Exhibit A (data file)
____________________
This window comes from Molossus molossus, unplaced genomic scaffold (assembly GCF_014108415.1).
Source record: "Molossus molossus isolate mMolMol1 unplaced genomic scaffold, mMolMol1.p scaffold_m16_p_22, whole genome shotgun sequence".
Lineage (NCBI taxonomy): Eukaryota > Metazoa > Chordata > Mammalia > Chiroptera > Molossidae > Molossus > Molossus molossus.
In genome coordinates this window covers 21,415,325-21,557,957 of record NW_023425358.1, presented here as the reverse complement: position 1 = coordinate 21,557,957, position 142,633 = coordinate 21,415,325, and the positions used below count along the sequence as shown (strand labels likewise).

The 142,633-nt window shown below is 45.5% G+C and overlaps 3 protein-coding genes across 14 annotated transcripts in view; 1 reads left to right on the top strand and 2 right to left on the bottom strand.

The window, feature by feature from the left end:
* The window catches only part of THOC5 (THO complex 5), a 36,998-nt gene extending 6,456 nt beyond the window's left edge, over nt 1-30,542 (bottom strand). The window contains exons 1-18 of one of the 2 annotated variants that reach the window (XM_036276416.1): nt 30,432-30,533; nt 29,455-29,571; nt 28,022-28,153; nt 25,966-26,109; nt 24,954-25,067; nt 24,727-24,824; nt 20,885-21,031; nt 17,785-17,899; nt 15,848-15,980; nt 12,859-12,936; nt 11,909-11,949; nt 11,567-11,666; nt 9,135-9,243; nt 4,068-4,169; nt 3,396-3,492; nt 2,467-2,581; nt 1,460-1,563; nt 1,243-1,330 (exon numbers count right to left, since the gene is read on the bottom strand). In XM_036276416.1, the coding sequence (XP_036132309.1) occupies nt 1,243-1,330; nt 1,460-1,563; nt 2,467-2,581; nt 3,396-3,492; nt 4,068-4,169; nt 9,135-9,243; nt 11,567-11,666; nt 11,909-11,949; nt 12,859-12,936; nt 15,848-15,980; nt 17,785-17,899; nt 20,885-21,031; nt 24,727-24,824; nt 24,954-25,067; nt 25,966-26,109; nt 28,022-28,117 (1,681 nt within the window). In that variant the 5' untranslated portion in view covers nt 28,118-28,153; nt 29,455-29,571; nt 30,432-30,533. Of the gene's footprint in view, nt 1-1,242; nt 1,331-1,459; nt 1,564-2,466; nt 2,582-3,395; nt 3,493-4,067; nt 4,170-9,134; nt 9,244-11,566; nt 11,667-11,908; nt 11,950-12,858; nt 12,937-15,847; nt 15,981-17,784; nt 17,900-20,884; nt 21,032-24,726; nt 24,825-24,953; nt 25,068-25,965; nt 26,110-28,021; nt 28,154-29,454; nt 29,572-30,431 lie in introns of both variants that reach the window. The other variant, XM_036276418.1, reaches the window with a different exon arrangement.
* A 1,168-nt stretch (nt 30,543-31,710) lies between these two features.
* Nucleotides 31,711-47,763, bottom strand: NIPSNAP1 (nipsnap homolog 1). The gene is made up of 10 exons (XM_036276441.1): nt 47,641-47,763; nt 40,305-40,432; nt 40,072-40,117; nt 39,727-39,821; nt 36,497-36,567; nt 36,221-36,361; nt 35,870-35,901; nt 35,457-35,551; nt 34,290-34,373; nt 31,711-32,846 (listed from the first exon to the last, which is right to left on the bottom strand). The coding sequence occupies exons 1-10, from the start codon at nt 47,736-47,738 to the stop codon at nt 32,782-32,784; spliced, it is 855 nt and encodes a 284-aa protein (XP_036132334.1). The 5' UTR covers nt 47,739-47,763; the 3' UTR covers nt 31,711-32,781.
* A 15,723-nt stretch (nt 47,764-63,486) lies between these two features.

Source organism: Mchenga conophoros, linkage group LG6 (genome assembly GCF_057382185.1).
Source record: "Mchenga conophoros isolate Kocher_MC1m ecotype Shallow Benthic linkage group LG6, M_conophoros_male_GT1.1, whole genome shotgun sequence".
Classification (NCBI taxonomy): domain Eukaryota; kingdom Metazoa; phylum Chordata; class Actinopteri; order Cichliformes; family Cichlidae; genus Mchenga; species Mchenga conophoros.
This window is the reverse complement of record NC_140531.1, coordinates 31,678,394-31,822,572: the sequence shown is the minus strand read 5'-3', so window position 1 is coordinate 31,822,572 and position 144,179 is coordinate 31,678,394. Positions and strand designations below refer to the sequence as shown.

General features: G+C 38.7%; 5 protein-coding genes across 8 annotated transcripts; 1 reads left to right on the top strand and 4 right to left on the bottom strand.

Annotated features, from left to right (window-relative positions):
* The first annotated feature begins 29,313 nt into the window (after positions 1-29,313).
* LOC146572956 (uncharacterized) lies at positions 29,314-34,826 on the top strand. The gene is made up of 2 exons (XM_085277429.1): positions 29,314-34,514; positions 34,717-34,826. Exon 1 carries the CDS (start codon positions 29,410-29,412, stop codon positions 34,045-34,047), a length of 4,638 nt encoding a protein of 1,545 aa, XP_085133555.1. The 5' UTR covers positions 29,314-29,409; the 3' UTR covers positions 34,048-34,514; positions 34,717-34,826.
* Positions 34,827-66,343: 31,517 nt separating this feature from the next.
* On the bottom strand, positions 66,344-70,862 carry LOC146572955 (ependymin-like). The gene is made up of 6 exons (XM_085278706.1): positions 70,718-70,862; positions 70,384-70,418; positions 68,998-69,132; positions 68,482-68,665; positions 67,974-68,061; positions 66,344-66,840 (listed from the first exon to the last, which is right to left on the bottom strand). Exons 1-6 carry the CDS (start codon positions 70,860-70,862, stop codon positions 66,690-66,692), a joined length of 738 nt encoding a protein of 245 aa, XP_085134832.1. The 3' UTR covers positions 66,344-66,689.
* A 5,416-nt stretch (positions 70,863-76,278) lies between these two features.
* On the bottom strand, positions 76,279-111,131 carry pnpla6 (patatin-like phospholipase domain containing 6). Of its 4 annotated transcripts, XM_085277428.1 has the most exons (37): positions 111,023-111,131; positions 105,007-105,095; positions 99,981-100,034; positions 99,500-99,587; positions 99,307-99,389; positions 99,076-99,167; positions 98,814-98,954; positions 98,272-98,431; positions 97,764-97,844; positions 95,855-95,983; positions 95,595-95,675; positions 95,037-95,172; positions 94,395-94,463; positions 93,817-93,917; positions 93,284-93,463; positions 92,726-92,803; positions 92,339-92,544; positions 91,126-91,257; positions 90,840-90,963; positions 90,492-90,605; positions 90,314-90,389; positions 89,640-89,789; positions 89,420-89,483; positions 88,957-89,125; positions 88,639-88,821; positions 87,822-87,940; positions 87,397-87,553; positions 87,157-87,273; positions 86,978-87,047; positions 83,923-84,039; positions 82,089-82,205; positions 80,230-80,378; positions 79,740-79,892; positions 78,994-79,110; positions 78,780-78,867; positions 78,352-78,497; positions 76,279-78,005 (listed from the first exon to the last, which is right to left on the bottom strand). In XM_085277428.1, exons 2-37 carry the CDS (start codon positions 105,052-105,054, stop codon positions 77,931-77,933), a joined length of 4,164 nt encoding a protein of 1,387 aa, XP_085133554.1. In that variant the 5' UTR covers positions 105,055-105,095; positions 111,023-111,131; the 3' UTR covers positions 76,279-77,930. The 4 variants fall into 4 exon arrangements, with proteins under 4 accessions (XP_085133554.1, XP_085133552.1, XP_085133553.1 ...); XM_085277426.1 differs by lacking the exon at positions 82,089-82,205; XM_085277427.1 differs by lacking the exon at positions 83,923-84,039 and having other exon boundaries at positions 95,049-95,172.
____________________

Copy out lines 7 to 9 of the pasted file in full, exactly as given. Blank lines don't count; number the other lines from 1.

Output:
* The window catches only part of THOC5 (THO complex 5), a 36,998-nt gene extending 6,456 nt beyond the window's left edge, over nt 1-30,542 (bottom strand). The window contains exons 1-18 of one of the 2 annotated variants that reach the window (XM_036276416.1): nt 30,432-30,533; nt 29,455-29,571; nt 28,022-28,153; nt 25,966-26,109; nt 24,954-25,067; nt 24,727-24,824; nt 20,885-21,031; nt 17,785-17,899; nt 15,848-15,980; nt 12,859-12,936; nt 11,909-11,949; nt 11,567-11,666; nt 9,135-9,243; nt 4,068-4,169; nt 3,396-3,492; nt 2,467-2,581; nt 1,460-1,563; nt 1,243-1,330 (exon numbers count right to left, since the gene is read on the bottom strand). In XM_036276416.1, the coding sequence (XP_036132309.1) occupies nt 1,243-1,330; nt 1,460-1,563; nt 2,467-2,581; nt 3,396-3,492; nt 4,068-4,169; nt 9,135-9,243; nt 11,567-11,666; nt 11,909-11,949; nt 12,859-12,936; nt 15,848-15,980; nt 17,785-17,899; nt 20,885-21,031; nt 24,727-24,824; nt 24,954-25,067; nt 25,966-26,109; nt 28,022-28,117 (1,681 nt within the window). In that variant the 5' untranslated portion in view covers nt 28,118-28,153; nt 29,455-29,571; nt 30,432-30,533. Of the gene's footprint in view, nt 1-1,242; nt 1,331-1,459; nt 1,564-2,466; nt 2,582-3,395; nt 3,493-4,067; nt 4,170-9,134; nt 9,244-11,566; nt 11,667-11,908; nt 11,950-12,858; nt 12,937-15,847; nt 15,981-17,784; nt 17,900-20,884; nt 21,032-24,726; nt 24,825-24,953; nt 25,068-25,965; nt 26,110-28,021; nt 28,154-29,454; nt 29,572-30,431 lie in introns of both variants that reach the window. The other variant, XM_036276418.1, reaches the window with a different exon arrangement.
* A 1,168-nt stretch (nt 30,543-31,710) lies between these two features.
* Nucleotides 31,711-47,763, bottom strand: NIPSNAP1 (nipsnap homolog 1). The gene is made up of 10 exons (XM_036276441.1): nt 47,641-47,763; nt 40,305-40,432; nt 40,072-40,117; nt 39,727-39,821; nt 36,497-36,567; nt 36,221-36,361; nt 35,870-35,901; nt 35,457-35,551; nt 34,290-34,373; nt 31,711-32,846 (listed from the first exon to the last, which is right to left on the bottom strand). The coding sequence occupies exons 1-10, from the start codon at nt 47,736-47,738 to the stop codon at nt 32,782-32,784; spliced, it is 855 nt and encodes a 284-aa protein (XP_036132334.1). The 5' UTR covers nt 47,739-47,763; the 3' UTR covers nt 31,711-32,781.